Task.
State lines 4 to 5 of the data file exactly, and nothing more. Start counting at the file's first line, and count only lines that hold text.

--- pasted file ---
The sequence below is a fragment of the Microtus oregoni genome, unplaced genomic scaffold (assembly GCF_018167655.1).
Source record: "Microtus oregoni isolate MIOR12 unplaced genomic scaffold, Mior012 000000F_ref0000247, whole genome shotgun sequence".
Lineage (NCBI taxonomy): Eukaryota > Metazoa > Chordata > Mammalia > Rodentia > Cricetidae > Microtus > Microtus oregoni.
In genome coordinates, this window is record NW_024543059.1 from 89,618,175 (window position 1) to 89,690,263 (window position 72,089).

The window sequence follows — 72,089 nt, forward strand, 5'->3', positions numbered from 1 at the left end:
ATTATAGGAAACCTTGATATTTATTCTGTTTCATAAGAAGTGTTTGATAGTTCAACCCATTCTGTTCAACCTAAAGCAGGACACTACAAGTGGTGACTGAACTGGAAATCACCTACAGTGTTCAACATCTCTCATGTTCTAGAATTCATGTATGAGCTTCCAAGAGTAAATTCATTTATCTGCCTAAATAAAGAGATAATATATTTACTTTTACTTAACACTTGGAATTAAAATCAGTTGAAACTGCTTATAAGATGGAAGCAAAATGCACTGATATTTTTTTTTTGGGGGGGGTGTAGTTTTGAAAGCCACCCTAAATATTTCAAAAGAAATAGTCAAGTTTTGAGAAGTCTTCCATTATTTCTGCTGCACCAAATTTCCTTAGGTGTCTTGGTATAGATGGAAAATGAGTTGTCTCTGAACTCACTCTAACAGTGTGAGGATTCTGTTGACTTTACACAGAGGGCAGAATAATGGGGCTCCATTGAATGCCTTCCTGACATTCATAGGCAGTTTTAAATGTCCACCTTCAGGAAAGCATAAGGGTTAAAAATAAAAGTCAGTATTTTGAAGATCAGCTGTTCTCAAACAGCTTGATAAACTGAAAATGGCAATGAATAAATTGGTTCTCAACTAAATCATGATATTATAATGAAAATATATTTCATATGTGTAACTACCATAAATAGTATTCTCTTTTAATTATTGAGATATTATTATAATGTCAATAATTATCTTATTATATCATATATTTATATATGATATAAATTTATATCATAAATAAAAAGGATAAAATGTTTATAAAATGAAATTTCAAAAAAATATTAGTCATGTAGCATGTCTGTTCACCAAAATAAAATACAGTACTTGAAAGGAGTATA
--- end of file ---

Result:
In genome coordinates, this window is record NW_024543059.1 from 89,618,175 (window position 1) to 89,690,263 (window position 72,089).

The window sequence follows — 72,089 nt, forward strand, 5'->3', positions numbered from 1 at the left end: